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Thirty-seven words pushed forward into legislation by my peers changed everything. Because of them, I had a path free of worry that I’d be able to play little league baseball, high school basketball or soccer.
Title IX law reads like this: “No person in the United States shall, on the basis of sex, be excluded from participation in, be denied the benefits of, or be subjected to discrimination under any education program or activity receiving Federal financial assistance.” You might remember them best from this Nike commercial.
The law meant that federally funded institutions like high schools and colleges had to provide equitable opportunities in sports for boys and girls. I get goosebumps remembering the old commercial with Lisa Leslie, Joan Benoit Samuelson, Marlen Esparaza, and my favorite player of all time Diana Taurasi saying “I just wanna play ball.”
It’s mind blowing — like a lot of things in this country — that equitable opportunities ever had to be a rule in the first place. Shouldn’t everyone want that?
But because of this monumental moment for gender equity, I not only was able to live out my dream of playing basketball at the highest level, but I was able to inspire girls and boys who saw me do so on national television.
It’s no wonder participation in sport rose ten-fold across high schools in America.
In 1972, around 300,000 girls competed in high school sports. Today, more than 3.4 million are playing.
And with opportunity, comes the competition. Having the resources to perform is one thing, but now that every young girl in the country has had the opportunity to look up to women athletes who’ve shown they can play before them, anything has become achievable on the court, field, you name it.
Did you know that the American women on the 2020 Tokyo Olympic team would’ve placed fourth in medal count if they were a country themselves? Did you see Jocelyn Alo crushing homers in the Women’s College World Series?
And how about one of the greatest sports resilience stories of all time, when Aliyah Boston — who’d missed a crucial layup in the 2021 NCAA women’s basketball tournament — came back and literally won everything possible the next season.
The fight for gender equity is far from over, though the gap has closed significantly.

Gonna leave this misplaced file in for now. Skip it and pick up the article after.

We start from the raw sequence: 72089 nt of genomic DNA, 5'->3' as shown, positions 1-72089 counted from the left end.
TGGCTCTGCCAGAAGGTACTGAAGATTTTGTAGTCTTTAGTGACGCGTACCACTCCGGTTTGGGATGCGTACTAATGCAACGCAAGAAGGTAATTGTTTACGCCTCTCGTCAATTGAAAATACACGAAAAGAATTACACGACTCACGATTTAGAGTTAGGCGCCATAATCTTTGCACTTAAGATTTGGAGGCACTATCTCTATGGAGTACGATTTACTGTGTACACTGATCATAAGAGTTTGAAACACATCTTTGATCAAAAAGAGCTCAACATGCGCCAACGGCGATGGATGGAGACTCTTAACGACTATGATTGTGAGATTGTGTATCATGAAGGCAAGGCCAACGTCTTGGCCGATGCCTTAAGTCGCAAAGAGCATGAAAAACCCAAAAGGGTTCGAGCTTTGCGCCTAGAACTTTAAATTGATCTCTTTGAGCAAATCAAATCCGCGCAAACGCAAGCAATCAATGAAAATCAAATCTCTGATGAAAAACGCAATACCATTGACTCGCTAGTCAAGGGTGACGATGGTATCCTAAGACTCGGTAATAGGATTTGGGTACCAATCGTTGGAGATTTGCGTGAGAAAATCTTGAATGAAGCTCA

Now comes another hard part — having the uncomfortable conversations and cracking down on the loopholes.
For example, colleges are finding ways to double and triple count their women athletes in surveys, and male practice players on women’s basketball teams are, in some cases, being counted as women. Like, what the hell?
For the younger generation, Title IX paved the way for us to fight a different fight, to fight for a different level playing field — and lead the charge in sports as a whole.
In 2021, I became the chairwoman of Maryland’s “Vote Yes on Question 2” campaign to legalize sports betting.
There, I saw first-hand how much money the industry had to offer and how little representation women and minorities had at the table. It was also eye-opening to see all the money being put into one men’s sports team or league and knowing how game-changing it’d be at the women’s level.
Using that knowledge, I thought about how to bring those resources to the women’s side. Sports betting is going to be legal everywhere soon — you can’t turn on the TV without seeing advertisements for it. So why aren’t we doing that for women’s sports?
We need those with power to step up — with their wallets as much as their sentiments. Women’s sports are sports’ biggest growth opportunity, and it’s time they’re treated as such.
Hell, the women’s tournament’s championship game between UConn and South Carolina averaged 4.85 million viewers, the most ESPN’s ever seen for a men’s or women’s game. The NWSL’s preseason game between Angel City and San Diego saw more viewers than most MLS regular season games.
The data is here, and we have Title IX to thank for that. When you put resources into women’s sports, they show return. We just saw MLS earn a 10-year, $2.5 billion distribution deal with Apple. Where’s our chance?
The first 50 years of Title IX brought us to the table. Now, we have to command it.